Never use a bucket that contained some kind of chemical; paint, cleaners, etc...

Because of food safety concerns, I don't advise stuffing your turkey. Cook the stuffing in a separate dish.

Cook the turkey in your smoker at 300°F-325°F. Use apple, cherry or maple wood. If your smoker has a water pan, leave it in place but do not put any liquid in it.

  1. Make the brine recipe. Cool the brine completely.
  2. Remove the neck and giblets from the turkey. Place the turkey in a pot, food grade bucket or small ice chest that's large enough to hold the turkey and the brine, but small enough to fit in your refrigerator. You may have to remove some shelves to make your container fit.
  3. Pour the brine into the container. Make sure the turkey is completely submerged. If you're using a bucket you can put a plate on top on the turkey to keep it submerged. (If the turkey is not completely submerged, you can brine it for 6-12 hours and then turn it over and brine for another 6-12 hours). Cover the container and brine the turkey for 12-24 hours.
  4. Light your smoker and bring the temperature to 300°F-325°F. Meanwhile, remove the turkey from the brine and rinse thoroughly with cold water. Dry completely. Position your turkey breast side down on a cutting board. Tuck the wings. This keeps them from burning and stabilizes the bird. See the instructions below.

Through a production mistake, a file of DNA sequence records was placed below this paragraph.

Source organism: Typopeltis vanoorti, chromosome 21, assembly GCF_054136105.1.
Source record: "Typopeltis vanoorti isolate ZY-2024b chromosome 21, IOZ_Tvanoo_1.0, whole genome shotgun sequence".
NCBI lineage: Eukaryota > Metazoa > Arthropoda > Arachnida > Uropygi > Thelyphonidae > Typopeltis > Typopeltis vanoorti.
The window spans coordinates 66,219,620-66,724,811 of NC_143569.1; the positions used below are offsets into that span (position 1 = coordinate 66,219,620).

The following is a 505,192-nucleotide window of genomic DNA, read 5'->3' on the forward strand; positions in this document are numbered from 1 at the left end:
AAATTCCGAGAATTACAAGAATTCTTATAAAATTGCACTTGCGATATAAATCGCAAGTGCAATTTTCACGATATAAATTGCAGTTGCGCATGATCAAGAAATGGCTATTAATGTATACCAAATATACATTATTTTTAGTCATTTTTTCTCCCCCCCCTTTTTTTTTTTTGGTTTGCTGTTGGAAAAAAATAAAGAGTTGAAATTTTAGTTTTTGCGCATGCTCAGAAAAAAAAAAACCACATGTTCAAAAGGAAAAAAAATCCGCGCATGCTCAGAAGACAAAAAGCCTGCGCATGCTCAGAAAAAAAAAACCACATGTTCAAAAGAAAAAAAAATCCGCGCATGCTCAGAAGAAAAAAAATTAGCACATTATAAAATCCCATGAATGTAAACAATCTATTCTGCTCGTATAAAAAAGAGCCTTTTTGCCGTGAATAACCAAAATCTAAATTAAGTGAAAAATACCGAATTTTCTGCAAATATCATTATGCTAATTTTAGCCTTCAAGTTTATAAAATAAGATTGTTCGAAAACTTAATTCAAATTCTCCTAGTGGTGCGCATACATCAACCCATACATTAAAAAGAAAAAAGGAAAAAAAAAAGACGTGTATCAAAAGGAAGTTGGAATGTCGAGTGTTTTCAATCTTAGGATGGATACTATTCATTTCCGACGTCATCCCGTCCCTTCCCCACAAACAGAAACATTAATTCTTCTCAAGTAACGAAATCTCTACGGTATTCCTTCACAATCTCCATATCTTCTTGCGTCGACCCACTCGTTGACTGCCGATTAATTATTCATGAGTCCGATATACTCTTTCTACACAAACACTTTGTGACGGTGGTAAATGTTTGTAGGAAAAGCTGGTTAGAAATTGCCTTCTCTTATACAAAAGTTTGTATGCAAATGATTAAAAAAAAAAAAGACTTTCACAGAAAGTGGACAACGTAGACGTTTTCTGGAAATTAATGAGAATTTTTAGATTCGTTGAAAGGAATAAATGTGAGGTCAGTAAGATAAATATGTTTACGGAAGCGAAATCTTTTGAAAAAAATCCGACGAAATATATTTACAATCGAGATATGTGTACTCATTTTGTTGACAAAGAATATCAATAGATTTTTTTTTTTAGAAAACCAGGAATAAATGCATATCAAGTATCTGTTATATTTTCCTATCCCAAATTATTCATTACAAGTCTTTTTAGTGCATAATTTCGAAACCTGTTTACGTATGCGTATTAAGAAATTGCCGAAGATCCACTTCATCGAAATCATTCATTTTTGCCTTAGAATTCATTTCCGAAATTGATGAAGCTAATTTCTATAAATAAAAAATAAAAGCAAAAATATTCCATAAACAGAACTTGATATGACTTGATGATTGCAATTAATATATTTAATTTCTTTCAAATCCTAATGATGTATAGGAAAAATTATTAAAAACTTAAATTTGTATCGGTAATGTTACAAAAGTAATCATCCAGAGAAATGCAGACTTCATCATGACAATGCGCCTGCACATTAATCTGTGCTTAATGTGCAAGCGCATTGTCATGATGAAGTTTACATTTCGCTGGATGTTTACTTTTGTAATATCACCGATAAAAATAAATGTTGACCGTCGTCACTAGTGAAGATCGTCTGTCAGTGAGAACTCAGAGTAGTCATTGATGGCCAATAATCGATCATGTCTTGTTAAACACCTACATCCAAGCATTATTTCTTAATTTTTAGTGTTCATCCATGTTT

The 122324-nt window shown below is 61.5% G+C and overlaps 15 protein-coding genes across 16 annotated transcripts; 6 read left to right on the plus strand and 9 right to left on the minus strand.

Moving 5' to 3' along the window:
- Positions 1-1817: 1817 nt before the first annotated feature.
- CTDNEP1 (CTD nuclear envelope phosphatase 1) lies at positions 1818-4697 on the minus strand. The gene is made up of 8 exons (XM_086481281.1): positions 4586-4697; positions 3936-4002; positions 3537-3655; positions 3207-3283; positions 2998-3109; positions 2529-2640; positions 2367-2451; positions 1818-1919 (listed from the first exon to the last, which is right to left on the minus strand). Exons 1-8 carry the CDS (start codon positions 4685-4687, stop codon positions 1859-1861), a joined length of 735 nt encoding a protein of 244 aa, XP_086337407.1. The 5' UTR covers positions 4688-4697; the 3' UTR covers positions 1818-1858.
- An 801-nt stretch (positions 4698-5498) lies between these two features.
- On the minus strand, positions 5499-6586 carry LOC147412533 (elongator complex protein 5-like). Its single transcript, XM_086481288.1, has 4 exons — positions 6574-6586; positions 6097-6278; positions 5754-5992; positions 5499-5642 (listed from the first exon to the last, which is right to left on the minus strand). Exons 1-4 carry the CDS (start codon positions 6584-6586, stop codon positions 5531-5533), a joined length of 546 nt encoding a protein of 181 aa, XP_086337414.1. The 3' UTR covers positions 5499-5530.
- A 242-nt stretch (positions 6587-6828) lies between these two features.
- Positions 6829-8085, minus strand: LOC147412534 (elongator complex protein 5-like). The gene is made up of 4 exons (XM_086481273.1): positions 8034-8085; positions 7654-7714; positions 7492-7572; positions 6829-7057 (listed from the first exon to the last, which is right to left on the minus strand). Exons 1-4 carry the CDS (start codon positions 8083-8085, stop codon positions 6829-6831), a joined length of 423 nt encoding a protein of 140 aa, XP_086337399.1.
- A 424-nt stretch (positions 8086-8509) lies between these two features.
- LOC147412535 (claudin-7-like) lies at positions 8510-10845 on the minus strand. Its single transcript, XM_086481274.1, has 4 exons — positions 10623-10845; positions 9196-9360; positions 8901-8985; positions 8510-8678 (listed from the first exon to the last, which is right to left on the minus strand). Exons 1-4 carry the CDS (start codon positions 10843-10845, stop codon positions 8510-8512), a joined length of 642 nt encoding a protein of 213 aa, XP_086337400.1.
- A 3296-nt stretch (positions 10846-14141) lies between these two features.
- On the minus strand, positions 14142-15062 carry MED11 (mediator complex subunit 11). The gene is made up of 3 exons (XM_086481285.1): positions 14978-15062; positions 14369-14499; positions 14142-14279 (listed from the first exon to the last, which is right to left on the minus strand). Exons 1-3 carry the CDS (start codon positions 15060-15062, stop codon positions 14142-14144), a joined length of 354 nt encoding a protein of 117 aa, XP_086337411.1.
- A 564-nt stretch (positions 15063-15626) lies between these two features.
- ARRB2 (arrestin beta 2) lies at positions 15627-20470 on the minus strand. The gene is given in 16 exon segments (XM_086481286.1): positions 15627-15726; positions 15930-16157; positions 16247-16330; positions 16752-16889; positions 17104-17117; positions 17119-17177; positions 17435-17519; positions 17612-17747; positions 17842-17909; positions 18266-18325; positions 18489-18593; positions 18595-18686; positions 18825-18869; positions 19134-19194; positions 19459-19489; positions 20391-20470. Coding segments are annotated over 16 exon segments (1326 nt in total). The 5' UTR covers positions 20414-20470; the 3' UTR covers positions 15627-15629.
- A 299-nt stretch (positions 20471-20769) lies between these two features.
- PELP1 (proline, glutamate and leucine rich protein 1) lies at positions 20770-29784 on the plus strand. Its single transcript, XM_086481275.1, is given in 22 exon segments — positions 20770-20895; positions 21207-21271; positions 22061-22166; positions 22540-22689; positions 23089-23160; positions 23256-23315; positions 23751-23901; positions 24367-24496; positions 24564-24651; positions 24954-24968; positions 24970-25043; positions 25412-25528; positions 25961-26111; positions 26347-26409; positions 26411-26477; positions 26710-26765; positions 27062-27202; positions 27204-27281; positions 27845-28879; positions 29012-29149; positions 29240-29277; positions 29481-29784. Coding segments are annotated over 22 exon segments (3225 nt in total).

Tucking Turkey Wing Step 1Point the wing tip forward
Tucking Turkey Wing Step 2Lift the wing tip up
Tucking Turkey Wing Step 3Push the wing tip over and behind the shoulder joint
Tucked Turkey WingThis is what it looks like when you're done


  1. Add your wood. (Use wood chunks or chips for half of the cooking time.) Place the turkey on your barbecue.
  2. Cook for 18-20 minutes per pound at 300°F-325°F, until the internal temperature reaches 165°F. Use an instant read thermometer to take the temperature at the thickest part of the breast and the thickest part of the thigh.
  3. When your barbecue turkey is done, remove it from the smoker and tent with foil. Let rest for 15-20 minutes. Carve and serve.
Sliced Barbecue TurkeySliced Barbecue Turkey